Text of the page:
|Hierve el Agua, natural pools outside of Oaxaca|
After a year here, I am about to say goodbye to CGE Mexico and to Cuernavaca. As in any time of transition, I’m feeling a lot of different emotions. I am excited to see my family again, start a new job in the U.S., and eat some of my favorite foods again, but I will also miss my new favorite foods here and, more importantly, all of the wonderful people I have met and worked with here. From the moment I arrived at CGE a year ago, I felt very welcome. I have enjoyed getting to know the staff and their families, and have been invited to countless birthday parties and other festivities. I have also made some great friends here and have had the opportunity to attend a quinceañera, swim in a natural mineral pool on a mountainside, bike around Mexico City, participate in a Temazcal (a traditional sweat lodge), see two different ballet folklórico performances…I could go on and on about all of the great new experiences I have had here and all that I have learned! By the numbers, I’ve visited five pyramids (and climbed up a mountain to the Tepozteco pyramid four different times), worked with three semester groups and five short-term travel seminars (in addition to meeting the Augsburg president and provost and several visiting professors), translated for over 40 talks, attended probably hundreds of Zumba classes at the great gym down the street, and eaten hundreds of freshly made, piping hot corn tortillas.
|Biking with students and staff outside Mexico City|
|Spring 2014 students and staff at the first-ever staff appreciation dinner|
|Celebrating Día de los Muertos (Day of the Dead) with Fall 2013 students|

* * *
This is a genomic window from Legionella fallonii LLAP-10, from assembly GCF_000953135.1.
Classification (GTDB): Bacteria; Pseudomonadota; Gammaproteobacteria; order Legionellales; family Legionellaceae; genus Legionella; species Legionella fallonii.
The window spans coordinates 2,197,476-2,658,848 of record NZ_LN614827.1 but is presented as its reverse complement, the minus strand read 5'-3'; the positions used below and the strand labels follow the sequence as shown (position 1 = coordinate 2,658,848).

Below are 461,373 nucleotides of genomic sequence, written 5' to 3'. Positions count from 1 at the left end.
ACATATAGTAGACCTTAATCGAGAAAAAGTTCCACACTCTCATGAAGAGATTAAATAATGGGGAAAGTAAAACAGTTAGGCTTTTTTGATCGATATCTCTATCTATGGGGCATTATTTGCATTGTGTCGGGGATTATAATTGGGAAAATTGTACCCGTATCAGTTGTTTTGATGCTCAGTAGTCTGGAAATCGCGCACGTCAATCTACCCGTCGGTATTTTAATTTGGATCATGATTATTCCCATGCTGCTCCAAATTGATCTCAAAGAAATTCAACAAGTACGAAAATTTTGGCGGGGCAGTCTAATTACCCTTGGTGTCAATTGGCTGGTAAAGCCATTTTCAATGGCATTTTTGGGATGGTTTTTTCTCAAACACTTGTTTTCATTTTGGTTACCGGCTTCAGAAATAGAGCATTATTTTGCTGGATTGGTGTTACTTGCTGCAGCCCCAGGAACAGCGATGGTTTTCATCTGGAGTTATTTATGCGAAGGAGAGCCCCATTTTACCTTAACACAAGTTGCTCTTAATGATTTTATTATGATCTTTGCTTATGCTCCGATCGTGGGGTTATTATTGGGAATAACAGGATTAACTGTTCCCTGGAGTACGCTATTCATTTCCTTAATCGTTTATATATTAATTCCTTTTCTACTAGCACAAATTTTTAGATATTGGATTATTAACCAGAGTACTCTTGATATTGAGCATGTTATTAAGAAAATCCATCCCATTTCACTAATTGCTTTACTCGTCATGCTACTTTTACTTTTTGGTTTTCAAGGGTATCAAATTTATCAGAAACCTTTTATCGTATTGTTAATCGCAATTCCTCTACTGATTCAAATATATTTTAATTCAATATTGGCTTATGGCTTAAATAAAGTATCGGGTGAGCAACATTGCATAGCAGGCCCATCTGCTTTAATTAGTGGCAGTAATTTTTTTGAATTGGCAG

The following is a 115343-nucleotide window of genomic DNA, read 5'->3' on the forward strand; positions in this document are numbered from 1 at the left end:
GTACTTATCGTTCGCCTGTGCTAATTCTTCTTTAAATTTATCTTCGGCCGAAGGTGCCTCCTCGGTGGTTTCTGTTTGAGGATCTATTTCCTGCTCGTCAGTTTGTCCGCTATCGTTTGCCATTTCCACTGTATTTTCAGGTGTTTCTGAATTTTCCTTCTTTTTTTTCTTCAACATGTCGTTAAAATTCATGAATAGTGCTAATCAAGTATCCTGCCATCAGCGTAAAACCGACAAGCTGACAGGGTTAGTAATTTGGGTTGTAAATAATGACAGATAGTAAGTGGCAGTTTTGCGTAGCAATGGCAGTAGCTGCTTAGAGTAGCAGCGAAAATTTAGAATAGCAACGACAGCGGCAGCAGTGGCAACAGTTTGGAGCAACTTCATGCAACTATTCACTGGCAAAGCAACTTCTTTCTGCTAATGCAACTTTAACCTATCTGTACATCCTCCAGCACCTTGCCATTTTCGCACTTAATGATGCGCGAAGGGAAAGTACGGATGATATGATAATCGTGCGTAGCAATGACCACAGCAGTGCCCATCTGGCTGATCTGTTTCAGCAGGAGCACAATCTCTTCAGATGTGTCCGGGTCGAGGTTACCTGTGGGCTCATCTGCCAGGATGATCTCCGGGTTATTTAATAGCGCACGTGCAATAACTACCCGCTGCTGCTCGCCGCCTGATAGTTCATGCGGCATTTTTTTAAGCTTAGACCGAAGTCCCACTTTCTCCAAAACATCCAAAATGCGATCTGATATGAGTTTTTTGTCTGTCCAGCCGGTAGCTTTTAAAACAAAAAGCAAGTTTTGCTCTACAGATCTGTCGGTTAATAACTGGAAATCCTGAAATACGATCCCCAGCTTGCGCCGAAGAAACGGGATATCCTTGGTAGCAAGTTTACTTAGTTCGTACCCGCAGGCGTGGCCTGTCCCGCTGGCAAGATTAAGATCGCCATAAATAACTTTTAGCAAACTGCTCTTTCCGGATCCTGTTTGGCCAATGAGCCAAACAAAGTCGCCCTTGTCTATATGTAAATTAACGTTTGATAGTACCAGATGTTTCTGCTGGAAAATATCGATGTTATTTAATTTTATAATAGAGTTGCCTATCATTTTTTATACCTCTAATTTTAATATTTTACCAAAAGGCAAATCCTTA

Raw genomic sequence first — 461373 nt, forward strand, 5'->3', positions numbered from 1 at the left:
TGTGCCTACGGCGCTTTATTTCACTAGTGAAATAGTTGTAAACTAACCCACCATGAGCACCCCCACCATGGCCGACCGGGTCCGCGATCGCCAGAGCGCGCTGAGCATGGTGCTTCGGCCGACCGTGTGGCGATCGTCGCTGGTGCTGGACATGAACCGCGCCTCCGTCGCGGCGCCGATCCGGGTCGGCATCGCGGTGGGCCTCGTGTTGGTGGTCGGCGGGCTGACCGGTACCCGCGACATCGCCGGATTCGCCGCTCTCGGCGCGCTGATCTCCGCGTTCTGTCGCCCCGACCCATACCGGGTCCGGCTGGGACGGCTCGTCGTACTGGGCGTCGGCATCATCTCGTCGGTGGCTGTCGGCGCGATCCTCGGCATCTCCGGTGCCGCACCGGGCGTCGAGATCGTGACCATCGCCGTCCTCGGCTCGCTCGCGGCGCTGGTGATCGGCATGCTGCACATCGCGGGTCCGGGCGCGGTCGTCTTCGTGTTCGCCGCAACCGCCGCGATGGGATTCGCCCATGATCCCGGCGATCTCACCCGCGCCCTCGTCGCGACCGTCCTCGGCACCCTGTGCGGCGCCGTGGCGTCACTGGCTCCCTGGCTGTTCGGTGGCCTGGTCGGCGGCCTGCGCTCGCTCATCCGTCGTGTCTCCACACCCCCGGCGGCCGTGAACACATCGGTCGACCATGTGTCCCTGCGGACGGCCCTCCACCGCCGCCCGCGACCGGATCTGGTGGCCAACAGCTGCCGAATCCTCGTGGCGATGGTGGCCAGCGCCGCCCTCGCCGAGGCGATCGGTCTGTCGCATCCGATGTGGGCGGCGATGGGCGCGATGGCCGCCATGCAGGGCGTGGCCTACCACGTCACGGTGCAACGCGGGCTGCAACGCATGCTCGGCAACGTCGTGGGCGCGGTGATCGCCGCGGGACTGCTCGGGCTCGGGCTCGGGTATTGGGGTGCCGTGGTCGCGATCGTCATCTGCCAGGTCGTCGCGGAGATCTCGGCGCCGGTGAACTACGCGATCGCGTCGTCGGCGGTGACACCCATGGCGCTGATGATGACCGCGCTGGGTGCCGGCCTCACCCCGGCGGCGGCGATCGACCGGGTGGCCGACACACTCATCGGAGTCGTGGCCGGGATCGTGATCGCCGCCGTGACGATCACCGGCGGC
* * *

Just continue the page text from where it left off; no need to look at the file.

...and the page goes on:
Before coming here, I had studied in Ecuador and lived in Spain, but my knowledge of Latin America did not include much of Mexico. As a Spanish major in college, I had studied Latin American literature and culture in a broad sense, but I knew more about South American than Central America and Mexico. I had lived in New Mexico for a year and worked with Mexican immigrants, but moving to Mexico and working at CGE has really helped me understand more about Mexico and about my experiences on the border. I have benefited so much from hearing (and translating for) guest speakers on a wide range of topics, from religious movements that have arisen from liberation theology to political activism to immigration stories. Just like our students, I have benefited from CGE’s experiential education model. I have heard directly from people who have been migrant workers in the U.S., and I have visited a migrant shelter in Mexico City that houses many migrants from Guatemala and Honduras. I have stayed with a spunky older woman in the countryside who still cooks over a fire in her small cookhouse. I have visited a local maquiladora that manufactures swimsuits and ships them to the U.S. to be sold. I have learned and experienced so much, and just as I have learned how to translate what our guest speakers have to say from Spanish to English, I will have to think carefully about how to translate my experiences here into terms that my friends and family at home can understand and appreciate. Fortunately, my sister spent the summer in Cuernavaca, and my family spent a week here this summer, so they were able to see where I live and work and meet some of my friends.
|with my family in the nearby town of Tepoztlan|
I am also pleased to pass on the baton to our new intern, Dustin. A recent graduate of Siena College in New York, Dustin spent a semester in Central America with CGE and also studied for a semester in Buenos Aires, Argentina. I have enjoyed getting to know him and helping to train him, and I am excited for him and know that he will do a great job!
Gracias, CEMAL! Gracias, México! It’s been great!
-Grace Lundergan, International Residential